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Multilevel Regression and Post-stratification (MRP) for Brand Tracking: PyConDE & PyData Berlin Recap

This post summarizes key ideas from a presentation at PyConDE & PyData Berlin 2019 by, Korbinian Kuusisto, Dalia Research’s Data Scientist. The presentation covers why Dalia Research began using multilevel regression and post-stratification (MRP) to create thousands of audience segmentations with Latana, the company’s brand tracking solution. While Latana’s MVP was built using simple logistic regression, the team decided to switch to a more complex Bayesian framework and created a self-learning model that can build on past knowledge for niche audiences.

PyConDE & PyData Berlin 2019 was a 3-day conference that brought together professionals in the software industry to deep dive into their product learnings, side projects and latest technical innovations. Presentations included discussing professional approaches such as developer approaches versus enterprises, data visualisation, machine learning, ethics, and hardware.

Dalia’s data scientist, Korbinian Kuusisto, shared our company’s learnings in product development for our survey and research platform and the benefits of applying complex statistical methods to give brand clients better quality data. 

Niche Audience Personas Help Product, but not Brand Managers

Korbinian Kuusisto Dalia Pycon

Photo Credit: Corrie Bartelheimer

Specific personas help focus product development, but they also present challenges for data-driven brand managers. Brand managers that Dalia Research’s Latana team work with usually know who they want to reach, but the question is how do they reach enough of them to get meaningful data points? Equally, brand managers also want to know if their money was well spent on campaigns. How do they find out if these campaigns actually reached their target audiences?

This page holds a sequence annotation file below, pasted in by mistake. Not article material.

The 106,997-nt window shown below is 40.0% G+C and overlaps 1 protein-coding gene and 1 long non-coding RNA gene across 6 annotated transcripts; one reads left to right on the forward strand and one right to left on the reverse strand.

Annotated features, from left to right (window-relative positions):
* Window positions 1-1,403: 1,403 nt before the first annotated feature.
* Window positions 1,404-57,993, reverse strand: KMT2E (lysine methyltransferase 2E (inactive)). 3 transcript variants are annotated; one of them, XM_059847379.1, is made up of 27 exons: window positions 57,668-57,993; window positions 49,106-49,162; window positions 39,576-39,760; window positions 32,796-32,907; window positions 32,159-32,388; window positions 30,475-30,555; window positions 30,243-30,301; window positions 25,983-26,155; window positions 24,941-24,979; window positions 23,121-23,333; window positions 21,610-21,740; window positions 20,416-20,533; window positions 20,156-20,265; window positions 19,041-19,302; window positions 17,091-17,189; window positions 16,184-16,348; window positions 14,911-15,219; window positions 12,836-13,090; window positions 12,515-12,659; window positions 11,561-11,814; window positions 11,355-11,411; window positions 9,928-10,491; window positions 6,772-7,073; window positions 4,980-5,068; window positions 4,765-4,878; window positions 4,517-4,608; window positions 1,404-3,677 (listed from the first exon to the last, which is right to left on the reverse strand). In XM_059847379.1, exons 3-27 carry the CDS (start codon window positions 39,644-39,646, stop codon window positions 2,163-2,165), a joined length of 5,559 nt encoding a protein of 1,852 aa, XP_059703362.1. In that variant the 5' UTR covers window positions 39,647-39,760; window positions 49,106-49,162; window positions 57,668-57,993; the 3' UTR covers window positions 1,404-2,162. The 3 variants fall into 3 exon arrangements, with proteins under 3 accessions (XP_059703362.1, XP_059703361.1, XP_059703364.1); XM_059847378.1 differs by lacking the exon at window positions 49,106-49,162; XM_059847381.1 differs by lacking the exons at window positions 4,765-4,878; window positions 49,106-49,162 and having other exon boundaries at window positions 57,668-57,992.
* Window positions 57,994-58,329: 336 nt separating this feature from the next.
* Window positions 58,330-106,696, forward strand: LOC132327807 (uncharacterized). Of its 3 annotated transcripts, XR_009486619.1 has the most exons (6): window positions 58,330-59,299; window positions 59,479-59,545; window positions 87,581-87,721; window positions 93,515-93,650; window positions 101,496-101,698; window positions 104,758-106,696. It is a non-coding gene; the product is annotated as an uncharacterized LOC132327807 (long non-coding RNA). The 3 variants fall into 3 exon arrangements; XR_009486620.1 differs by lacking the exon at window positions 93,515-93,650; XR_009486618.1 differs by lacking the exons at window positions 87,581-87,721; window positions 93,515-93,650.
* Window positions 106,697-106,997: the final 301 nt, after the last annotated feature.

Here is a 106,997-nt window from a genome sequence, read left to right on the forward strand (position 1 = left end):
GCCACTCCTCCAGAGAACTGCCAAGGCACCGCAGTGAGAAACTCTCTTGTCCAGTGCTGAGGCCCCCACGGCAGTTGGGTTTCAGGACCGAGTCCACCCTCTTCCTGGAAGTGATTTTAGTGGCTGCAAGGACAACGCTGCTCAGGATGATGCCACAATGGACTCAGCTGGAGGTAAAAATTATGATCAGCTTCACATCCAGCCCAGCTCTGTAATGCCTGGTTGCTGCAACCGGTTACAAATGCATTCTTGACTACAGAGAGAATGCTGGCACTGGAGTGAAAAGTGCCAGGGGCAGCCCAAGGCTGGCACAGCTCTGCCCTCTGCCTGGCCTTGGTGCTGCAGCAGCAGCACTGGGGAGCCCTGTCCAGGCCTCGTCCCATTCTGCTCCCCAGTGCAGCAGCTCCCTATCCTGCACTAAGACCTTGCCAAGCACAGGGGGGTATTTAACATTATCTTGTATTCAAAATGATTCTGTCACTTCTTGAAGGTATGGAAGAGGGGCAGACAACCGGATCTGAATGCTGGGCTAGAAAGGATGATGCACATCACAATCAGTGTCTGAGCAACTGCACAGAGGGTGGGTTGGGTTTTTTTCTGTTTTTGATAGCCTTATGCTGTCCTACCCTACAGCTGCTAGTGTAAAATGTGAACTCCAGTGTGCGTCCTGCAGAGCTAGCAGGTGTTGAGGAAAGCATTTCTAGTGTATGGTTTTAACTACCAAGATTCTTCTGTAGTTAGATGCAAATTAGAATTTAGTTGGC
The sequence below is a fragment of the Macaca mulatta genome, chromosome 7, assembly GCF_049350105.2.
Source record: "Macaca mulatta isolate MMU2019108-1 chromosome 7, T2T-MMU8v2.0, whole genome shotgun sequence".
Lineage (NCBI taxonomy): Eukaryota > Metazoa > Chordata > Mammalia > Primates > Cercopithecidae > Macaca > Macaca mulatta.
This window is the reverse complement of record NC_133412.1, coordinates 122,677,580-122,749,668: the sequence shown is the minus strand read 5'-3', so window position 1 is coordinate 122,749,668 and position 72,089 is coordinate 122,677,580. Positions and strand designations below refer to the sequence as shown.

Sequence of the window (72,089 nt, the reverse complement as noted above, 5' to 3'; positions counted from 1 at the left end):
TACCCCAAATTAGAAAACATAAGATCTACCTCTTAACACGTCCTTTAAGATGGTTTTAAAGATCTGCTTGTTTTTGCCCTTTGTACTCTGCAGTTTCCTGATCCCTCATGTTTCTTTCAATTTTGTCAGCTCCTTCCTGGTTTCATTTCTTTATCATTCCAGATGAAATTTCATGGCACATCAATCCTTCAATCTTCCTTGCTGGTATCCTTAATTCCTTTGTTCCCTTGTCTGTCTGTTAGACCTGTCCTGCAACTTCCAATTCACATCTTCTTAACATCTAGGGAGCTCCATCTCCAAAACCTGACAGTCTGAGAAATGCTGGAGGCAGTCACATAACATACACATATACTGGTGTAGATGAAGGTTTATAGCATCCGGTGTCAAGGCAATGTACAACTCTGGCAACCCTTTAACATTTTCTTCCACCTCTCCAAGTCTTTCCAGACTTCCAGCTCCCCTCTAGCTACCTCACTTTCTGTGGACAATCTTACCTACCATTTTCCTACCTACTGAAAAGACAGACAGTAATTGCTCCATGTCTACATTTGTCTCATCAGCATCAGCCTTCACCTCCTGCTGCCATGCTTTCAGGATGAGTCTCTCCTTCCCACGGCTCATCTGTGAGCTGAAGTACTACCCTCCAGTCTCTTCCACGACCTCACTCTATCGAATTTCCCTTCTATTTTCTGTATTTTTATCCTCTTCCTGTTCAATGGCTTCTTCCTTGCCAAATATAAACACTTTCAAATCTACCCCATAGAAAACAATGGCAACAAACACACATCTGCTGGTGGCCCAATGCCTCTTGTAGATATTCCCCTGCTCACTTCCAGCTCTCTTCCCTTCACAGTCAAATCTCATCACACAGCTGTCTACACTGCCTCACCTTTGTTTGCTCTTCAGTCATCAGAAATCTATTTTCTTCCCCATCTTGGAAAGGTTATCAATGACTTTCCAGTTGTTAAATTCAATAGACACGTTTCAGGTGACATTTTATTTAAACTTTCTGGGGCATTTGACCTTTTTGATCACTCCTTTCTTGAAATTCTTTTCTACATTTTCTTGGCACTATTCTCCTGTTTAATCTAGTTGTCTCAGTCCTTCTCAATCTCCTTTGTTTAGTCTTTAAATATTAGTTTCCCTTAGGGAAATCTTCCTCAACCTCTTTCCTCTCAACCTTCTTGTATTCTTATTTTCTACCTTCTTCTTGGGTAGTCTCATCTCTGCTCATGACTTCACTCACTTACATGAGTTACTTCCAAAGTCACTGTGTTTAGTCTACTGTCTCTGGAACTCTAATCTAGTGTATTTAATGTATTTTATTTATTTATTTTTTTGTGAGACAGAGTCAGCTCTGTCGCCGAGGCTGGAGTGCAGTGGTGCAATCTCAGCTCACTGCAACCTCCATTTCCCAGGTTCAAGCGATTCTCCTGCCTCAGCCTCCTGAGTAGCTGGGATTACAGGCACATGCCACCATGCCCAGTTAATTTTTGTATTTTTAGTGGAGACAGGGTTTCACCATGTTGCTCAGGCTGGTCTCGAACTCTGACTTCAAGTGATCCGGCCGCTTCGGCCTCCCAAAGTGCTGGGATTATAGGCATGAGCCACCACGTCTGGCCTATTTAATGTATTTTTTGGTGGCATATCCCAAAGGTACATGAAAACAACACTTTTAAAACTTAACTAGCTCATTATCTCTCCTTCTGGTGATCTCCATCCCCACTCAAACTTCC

Latana niche audience profile

Presentation slides for PyConDE and PyData Berlin 2019

Imagine finding the niche audience of young, female Twitter users. Even if you have 1500 females, 1000 Twitter users, and 600 young people, only about 20 may have all those characteristics. If 7 of 20 say they love your brand, can you really say 35% of young, female Twitter users do? Given the huge confidence bounds the estimate can be anywhere between 15-55%, which doesn’t give much confidence for decision making. Using a traditional quota method for reaching niche audience simply isn’t feasible for brands.

Niche audiences have high confidence bounds

Presentation slides for PyConDE and PyData Berlin 2019

The Dalia online survey platform can help clients reach thousands of users a day, segmented by location, age, education level, and other factors. Though we could simply increase the quotas for our surveys to reach the minimum statistical confidence level, there are more efficient ways to make use of the survey data we were gathering for partial fits. Our solution was to apply multilevel regression and post-stratification (MRP), which is already used in political science, and build a model that uses information from all the responses (female, and/or young, and/or a Twitter user).